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Help To Integrate Ice Into A Complicated Architecture

Hello Experts,
Can you please point me in the right direction for integrating ice into my complicated architecture please. I will describe it first and then state what I need.

I am writing a front end for a game engine to run in the browser. The back end sends pictures and sound to the front end browser, and then user sends key strokes and mouse movements through the browser to the backend, which are then processed.

Here is the basic architecture:
JavaScript -> Back End Server -> Game Instance

There is one game instance per running game, but only one back end server instance. Each game has an id which is known to the client, and is passed to the server to identify the game instance, for sending key and mouse commands.
It works the other way as well, the game instance knows it's ID which is back passed alongside picture frames and sound samples to ensure that they end up at the right front end client.

I am unfortunately bound to use the two tiered system, for reasons unrelated to Ice and I won't discuss them here.

Currently the transmission technology is SignalR, which works great for real time stuff like pictures and sound but I am sure you guys will agree is a horrible RPC framework.

This is where Ice comes in. I want to continue to use SignalR for realtime stuff like pictures, sound and keyboard but Ice for some of my RPC requirements.

Here are my requirements.

I need the JavaScript client to be able to make an RPC call to the backend server, and then again to game instance for initialisation. This will include a large blob of save data (a few mbs) which is sent to game instance for loading.

Secondly the server must be able to callback to the JavaScript, via the backend server. This is because after the game instance has conducted a save operation it must pass the data back to client for storage. If possible I need a return value back from the JavaScript, just a simple true or false, because if the client failed to save, for example if it ran out of storage, the game instances needs to know so as to not commit the save data to it's own cache.

This is a .NET project written in C# and I followed your very good tutorial on getting started. The thing which is really tripping me up is the bidirectionality.

There are several choices I noticed such as Glacier2 router or manual configuration, can you please point me to one I should use?

I have the Ice-Demos from GitHub ( Is that the best one to follow our should I consider another.

Please give me advice, as well, as to the best way to handle to the two hops. I was considering making a second Ice RPC call from the BackEndServer, is that wise?

Thank you for you help. This is a really complicated project and I left a lot out. If I am missing any vital information let me known.


  • benoit
    benoit Rennes, France


    You could check our Chat demo as well, check-out

    If your JavaScript client needs to call on both the back end server and the game instance directly, using Glacier2 is probably best. You won't have to worry about the setup of the bi-directional connection on the server-side.

    If all the communication has to go though the back end server first with this back end server relaying the invocations to the game server, you could eventually not use Glacier2 and use a bi-directional connection between this backend server and the JavaScript client. This implies that all the communication will have to go through the backend server and you'll need to take care of relaying the invocations in the backend server. It's definitely not as simple.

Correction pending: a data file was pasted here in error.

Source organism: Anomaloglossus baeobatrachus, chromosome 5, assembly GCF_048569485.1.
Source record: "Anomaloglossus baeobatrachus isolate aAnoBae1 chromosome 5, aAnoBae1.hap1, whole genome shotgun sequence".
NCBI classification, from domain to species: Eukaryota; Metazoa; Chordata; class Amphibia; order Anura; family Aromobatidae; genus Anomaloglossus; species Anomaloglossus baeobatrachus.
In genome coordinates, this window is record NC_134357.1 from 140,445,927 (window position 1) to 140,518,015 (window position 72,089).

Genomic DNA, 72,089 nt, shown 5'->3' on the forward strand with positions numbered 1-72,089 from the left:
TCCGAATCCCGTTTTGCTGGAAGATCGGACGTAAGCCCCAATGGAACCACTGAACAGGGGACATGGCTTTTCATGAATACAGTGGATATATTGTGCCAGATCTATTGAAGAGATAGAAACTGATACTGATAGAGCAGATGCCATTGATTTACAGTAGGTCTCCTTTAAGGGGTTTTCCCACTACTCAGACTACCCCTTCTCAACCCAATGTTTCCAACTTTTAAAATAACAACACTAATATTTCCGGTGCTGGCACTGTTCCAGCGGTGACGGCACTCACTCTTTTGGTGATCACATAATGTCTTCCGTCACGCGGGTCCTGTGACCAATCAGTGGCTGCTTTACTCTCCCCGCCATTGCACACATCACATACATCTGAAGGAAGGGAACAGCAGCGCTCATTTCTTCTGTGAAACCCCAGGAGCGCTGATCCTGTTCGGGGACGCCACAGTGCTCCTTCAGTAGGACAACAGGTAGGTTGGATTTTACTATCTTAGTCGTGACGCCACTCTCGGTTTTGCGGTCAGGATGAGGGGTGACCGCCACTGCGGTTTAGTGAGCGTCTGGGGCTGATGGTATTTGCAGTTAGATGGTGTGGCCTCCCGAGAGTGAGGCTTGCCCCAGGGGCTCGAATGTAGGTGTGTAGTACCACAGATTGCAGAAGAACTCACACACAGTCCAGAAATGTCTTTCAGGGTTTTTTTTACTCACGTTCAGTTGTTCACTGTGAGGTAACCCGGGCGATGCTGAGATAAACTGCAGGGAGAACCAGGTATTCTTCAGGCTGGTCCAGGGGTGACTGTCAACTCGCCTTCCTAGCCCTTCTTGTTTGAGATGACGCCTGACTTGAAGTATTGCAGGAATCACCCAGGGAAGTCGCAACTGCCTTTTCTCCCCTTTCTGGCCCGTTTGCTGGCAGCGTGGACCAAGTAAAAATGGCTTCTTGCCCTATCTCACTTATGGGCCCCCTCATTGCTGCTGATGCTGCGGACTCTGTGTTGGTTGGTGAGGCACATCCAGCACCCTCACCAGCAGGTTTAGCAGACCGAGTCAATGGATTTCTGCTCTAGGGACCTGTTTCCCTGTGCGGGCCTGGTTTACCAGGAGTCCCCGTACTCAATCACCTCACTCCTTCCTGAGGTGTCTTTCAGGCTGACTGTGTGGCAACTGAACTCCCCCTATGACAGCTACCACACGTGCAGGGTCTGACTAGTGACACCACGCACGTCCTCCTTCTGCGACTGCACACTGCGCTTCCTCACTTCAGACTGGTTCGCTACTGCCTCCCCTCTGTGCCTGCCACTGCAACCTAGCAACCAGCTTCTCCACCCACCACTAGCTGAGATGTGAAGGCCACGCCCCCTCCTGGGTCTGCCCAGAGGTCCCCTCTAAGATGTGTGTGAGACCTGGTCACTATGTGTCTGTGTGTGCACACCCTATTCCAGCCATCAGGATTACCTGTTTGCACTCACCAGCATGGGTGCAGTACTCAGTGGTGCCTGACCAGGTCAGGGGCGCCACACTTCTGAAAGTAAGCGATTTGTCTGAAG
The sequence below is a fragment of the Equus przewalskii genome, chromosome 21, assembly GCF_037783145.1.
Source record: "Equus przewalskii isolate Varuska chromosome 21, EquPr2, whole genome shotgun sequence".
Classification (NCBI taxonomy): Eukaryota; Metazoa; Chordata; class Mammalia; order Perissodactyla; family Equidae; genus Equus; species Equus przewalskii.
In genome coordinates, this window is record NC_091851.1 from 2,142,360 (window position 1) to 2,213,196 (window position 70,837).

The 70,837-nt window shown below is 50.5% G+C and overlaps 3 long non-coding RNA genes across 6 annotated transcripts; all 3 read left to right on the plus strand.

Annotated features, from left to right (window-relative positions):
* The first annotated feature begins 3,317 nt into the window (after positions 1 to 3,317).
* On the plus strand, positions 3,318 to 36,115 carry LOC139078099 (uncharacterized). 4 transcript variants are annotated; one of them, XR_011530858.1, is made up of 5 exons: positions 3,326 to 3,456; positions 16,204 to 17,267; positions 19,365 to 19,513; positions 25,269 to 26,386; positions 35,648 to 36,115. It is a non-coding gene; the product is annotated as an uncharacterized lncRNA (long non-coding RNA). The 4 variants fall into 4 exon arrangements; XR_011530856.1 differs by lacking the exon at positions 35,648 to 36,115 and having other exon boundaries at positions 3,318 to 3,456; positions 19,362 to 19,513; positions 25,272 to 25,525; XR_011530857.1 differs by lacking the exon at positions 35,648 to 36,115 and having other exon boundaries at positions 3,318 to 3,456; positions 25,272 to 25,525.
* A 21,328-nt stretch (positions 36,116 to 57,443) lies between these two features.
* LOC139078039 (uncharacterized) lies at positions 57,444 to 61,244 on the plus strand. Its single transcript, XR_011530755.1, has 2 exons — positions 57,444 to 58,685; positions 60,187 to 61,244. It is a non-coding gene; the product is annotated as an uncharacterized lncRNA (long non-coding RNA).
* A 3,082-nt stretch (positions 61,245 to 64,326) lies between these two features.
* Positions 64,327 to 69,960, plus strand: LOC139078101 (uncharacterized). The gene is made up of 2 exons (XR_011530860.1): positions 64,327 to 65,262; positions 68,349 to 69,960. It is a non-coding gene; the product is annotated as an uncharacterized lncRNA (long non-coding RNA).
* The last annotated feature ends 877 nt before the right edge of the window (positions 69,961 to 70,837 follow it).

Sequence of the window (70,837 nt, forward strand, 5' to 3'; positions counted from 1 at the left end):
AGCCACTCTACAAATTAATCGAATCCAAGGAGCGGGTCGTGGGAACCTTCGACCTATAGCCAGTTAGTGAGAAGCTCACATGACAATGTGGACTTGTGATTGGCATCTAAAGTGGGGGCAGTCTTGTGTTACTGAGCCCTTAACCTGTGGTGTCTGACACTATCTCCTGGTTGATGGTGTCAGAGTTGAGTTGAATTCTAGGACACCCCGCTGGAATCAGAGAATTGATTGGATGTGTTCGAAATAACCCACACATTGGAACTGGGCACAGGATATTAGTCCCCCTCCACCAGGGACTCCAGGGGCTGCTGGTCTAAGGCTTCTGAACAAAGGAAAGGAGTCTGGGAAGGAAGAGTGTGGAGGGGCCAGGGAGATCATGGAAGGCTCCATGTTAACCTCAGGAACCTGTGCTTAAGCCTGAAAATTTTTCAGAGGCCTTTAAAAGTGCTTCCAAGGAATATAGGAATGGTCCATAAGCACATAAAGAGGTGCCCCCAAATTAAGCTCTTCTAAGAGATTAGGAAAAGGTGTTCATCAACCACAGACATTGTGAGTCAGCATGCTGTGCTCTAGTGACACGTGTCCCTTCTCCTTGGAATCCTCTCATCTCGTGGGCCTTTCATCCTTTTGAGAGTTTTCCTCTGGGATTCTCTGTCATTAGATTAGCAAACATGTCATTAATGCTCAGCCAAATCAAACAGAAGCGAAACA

If using Glacier2, you should consider implementing a session manager in the backend server to be able to to track when the client is connected or not.


  • Thank you for your help.

    My architecture is the latter, the backend server relays data between the JavaScript and the game instance.

    I am bound to do this, otherwise I would have to a million ports open to the internet if I wanted the JavaScript to talk to the game instance directly, as there is one per running game.

    One port per running game is not avoidable, for technical reasons outside the scope of the forum.

    Knowing this, based on what you said, it sounds like bi-directional is the way right?

    It is great that good libraries like yours are available for free online! Thanks for your hard work.

  • benoit
    benoit Rennes, France

    With Glacier2, you don't necessarily need to go through the backend server for Ice invocations. Your JavaScript client could directly invoke the Game instance server by going through Glacier2 without having to go through the backend server. Glacier2 will only listen on a single port so this means you would have to expose only two ports to clients: the Glacier2 port and the backend server port.

    It's hard to provide specific advice without knowing more about your architecture. In general, using Glacier2 will be simpler when a client has to communicate with multiple servers: it creates a session with Glacier2 and invocations from the clients will be routed to the different servers deployed behind Glacier2 by the Glacier2 router.

    Using bi-dir directly is fine as well for simple client-server communications. It gets more complicated if the client has to talk to multiple servers as you will need to implement some kind of routing for requests if you want the client to only connect to a single server instance.

  • Thanks for your advice